Market picked up on Dhanteras that marks the official beginning of the five days long Diwali festival. Dhanteras, considered auspicious day for buying gold, silver and other valuables, cheered the traders as business on the day is expected to cross Rs 500 crore. Goods ranging from puja articles, utensils, jewellery, apparels, automobiles, electronic goods, witnessed fairly good sales on the Monday. Though the gold rate is on a higher side, however, shoppers thronged Jewellery shops throughout the day hoping to get the best bargains.
Utensil market also recorded huge turnout on the day. Shops were lined with a wide array of kitchen utensils to attract the shoppers. Electronic goods outlets also witnessed good footfall as people queued up to purchase household appliances, mobile handsets, laptops etc.
Businessmen, however, decried that on-line shopping has robbed off charm of local market. Till now e-commerce has been about relatively homogenous metro buyers, relatively high-income and voracious internet users. Now the market is rapidly expanding beyond the first 100 million e-commerce buyers. The socio-economic demographics are now spread over a wider spectrum.
E-commerce companies gave stiff competition to brick and mortar stores and retailers offering attractive offers and deals. Electronic gadgets, kitchen appliances, mobiles, fashion apparels, household articles sold like hot cakes online this year. Besides the competition from online market, businessmen blamed the increasing prices of decorative and festive essentials for a dampened sale year after year. New Market Businessmen Association president Satish Gangarade said, “Market witnessed good business on Dhateras.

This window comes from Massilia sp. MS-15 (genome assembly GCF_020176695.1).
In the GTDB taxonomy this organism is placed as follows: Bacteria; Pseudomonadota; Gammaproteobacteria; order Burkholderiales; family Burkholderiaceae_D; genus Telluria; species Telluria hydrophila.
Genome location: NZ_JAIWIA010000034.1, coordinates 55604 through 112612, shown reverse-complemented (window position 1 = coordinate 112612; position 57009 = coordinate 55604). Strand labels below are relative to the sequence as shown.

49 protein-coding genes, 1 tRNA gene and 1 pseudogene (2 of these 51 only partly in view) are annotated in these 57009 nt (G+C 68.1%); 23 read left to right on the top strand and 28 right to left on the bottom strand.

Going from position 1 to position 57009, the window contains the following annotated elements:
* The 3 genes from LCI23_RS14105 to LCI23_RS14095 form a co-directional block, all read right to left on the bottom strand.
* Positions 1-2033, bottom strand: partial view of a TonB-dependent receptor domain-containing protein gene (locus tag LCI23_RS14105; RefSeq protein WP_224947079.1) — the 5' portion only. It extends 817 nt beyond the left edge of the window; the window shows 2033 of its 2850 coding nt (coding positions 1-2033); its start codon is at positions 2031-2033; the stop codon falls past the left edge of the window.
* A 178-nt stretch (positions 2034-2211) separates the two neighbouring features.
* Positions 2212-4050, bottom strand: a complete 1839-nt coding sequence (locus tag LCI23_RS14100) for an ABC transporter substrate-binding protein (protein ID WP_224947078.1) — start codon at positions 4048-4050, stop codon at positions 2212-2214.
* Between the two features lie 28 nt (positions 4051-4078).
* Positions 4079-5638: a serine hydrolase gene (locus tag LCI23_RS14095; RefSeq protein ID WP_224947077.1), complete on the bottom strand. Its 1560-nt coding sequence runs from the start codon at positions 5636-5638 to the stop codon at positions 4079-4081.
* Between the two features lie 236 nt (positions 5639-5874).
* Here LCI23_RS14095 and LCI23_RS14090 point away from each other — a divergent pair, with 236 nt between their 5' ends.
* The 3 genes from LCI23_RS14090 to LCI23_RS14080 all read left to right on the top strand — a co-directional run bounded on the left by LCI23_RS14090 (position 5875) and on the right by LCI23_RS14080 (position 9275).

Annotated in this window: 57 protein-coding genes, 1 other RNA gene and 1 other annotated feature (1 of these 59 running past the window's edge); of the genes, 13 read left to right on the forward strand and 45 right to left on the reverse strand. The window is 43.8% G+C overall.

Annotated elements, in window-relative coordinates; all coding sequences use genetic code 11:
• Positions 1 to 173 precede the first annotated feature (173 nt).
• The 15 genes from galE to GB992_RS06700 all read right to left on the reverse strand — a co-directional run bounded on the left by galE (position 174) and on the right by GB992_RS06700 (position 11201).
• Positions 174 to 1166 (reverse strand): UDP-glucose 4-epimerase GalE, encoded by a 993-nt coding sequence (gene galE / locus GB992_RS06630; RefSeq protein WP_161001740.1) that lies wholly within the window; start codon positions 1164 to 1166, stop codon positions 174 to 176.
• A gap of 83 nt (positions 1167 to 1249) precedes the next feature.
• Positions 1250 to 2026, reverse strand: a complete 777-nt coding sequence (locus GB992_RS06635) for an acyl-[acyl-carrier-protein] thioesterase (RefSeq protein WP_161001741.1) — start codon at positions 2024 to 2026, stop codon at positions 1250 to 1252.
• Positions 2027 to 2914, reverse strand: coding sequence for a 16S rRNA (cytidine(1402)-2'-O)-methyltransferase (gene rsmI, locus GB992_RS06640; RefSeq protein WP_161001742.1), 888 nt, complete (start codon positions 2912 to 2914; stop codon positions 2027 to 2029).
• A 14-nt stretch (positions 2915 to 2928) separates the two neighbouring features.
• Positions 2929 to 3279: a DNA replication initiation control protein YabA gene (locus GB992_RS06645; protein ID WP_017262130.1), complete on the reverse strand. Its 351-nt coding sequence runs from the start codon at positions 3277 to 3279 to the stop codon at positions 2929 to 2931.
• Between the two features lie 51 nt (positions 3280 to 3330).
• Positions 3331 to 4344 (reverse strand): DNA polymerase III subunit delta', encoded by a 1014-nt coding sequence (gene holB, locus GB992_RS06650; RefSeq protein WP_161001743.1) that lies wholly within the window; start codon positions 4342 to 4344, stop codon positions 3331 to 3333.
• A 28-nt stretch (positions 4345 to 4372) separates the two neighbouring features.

New Market has made nit and clean and spacious so more and more shoppers are trouping. Nobody is placing large gift orders anymore” is a common sentiment resonating among local sellers.” Utensil business man Rakesh Singh said, “Online market has entirely killed the sales.Earlier we would get large pre-Diwali orders of various items like cookers, tiffin sets, but now nobody is looking for such big orders.
They only buy one or two items like spoons, steel plates, or bowls.” 10-number businessman Prabhunath said that they had reasonable sales. “We have to keep the price reasonable so that it doesn’t burden customers. Actually, increasing prices of commodities are troubling common man. Essential puja articles like idols of deity are taxable, camphor, which is important for Diwali rituals, is selling with 18 per cent GST. Earlier we had to pay only 5 per cent VAT on it.”